Posted by on Feb 17, 2011 in Blog | 0 comments

Here’s my illustration from chapter five of Kim Stanley Robinson’s The Years of Rice and Salt, an alternate history novel that imagines how history might have developed if the plague had wiped out 99% of the European population instead of 30-60%.

Chapter five, “Warp and Weft” (a basket-weaving term), is told from the point of view of Hodenosaunee Indians in what we would call the Hudson River valley, in what we would call the early 18th century. The story centers around a mysterious stranger “Fromwest.” Fromwest is actually a ronin (masterless samurai) who fled to the New World from Japan, which has been completely conquered by the Chinese. Determined to preserve the “unspoilt” natives from a similar fate, at the hands of China or the European Muslims (who are simultaneously colonizing the New World from the east), Fromwest tries to convince the Hodenosaunee 0f the importance of industrialization and firearms manufacture to their survival. However, he urges that, while industrializing, the tribe must not abandon their complex but functional system of consensus-based, psuedo-matriarchal government, which is the best form of government he has ever seen. Through such a system, a massive alliance of all New World tribes against the colonizers is an actual possibility.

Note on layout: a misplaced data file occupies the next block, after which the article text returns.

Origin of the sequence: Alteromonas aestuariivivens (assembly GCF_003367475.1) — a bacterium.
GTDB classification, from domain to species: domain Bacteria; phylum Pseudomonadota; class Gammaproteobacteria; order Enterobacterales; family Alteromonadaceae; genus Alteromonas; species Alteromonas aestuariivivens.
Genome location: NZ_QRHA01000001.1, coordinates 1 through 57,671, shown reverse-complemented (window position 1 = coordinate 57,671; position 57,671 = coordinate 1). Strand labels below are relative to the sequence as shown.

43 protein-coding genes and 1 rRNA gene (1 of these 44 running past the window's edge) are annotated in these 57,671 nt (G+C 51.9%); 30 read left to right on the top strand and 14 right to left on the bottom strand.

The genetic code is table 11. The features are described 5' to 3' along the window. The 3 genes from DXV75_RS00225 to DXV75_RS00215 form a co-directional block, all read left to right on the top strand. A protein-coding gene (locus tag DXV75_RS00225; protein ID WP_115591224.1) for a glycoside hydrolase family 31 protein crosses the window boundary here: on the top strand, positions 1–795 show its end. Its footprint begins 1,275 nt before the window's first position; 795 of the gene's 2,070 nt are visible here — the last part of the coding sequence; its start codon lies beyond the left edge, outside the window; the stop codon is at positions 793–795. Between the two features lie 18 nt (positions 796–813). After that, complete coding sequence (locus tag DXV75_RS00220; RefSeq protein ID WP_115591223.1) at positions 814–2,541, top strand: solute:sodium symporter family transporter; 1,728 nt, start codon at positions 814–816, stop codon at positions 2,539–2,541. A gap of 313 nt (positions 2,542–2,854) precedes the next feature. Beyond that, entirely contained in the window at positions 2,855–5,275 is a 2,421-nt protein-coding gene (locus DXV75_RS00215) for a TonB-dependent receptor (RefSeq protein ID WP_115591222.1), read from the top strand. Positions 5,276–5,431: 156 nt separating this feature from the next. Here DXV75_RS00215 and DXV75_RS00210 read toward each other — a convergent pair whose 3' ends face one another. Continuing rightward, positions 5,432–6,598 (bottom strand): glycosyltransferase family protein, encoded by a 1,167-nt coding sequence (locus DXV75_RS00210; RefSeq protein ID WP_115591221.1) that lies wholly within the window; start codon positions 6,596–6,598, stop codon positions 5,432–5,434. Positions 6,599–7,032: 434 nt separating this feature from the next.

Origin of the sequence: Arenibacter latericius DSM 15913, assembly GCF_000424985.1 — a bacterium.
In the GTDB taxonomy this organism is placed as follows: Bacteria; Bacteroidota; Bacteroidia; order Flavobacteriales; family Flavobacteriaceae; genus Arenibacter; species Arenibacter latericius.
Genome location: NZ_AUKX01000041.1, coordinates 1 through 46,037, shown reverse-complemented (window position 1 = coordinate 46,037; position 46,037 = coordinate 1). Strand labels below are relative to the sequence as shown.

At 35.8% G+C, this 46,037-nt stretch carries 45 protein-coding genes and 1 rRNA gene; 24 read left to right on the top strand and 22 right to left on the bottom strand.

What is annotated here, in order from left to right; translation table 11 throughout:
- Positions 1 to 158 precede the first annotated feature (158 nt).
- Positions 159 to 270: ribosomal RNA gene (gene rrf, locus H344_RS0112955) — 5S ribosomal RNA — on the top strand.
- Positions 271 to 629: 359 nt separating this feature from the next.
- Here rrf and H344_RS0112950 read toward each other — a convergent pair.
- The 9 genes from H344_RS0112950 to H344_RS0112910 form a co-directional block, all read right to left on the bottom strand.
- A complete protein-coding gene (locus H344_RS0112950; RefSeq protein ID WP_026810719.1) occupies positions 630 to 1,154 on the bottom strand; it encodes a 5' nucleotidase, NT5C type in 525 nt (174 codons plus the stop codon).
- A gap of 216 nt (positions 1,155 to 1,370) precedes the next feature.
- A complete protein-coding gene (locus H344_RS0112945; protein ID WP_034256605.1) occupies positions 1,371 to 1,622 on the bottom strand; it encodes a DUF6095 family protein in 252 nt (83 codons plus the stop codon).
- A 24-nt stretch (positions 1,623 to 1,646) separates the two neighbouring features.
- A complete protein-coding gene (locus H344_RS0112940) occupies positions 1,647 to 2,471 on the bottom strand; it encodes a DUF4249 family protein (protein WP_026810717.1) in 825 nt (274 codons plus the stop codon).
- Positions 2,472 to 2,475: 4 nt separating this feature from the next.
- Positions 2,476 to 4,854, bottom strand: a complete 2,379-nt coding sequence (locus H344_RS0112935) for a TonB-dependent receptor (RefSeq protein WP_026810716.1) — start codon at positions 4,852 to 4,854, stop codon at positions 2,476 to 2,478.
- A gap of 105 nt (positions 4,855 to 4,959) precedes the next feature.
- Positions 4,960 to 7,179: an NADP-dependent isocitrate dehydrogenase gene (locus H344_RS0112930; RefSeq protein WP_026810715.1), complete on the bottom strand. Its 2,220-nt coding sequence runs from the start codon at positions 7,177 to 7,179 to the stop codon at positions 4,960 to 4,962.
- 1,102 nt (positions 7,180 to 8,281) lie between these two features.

Robinson is not so naively PC as to suggest that the “American” natives were always fully capable of defending themselves, but neither is he so condescending as to intimate that they could only be defended by an altruistic outsider (what we might call the “Avatar” approach.) Instead, he invents a properly radical-historical narrative, where the “best” of the oppressive outsider (in this case, industry and empirical science) is adopted by the colonized and turned against them. KSR’s dialectical ideas really start to emerge in this chapter, and are further solidified in the next chapter, “Widow Kang.” I think he’s right to point out that often the most productive areas of society are not the central monoliths, but the interces, the points where two cultures intersect on the periphery of either.

I’m still trying to get a handle on this ink-wash thing, trying to keep in mind the principles of atmospheric perspective, with pretty limited success. I feel that if I can learn how to craft pleasing compositions in grays, my black and white illustrations will improve and I might even learn something about color.

Up until the very last minute, I had planned to show Fromwest and the Indian practicing katana stances from a medium close-up point of view, and I’d even done some fairly detailed figure studies based on actual katana positions. But I’m trying to keep myself from falling into a comfortable 2/5 rut, where all my compositions are based on dividing the page into fifths and placing the center of attention two fifths from the left or from the right. That approach is like the minor pentatonic scale – just because it always sounds good, that’s no excuse not to try something else. I woke up yesterday and decided to go for the wide shot, to show tiny figures against the expanse of the American wilderness. My hero James Gurney would be so aghast to see how inconsiderately I’ve treated the Hudson River valley, the site and subject of so much incredible plein air painting.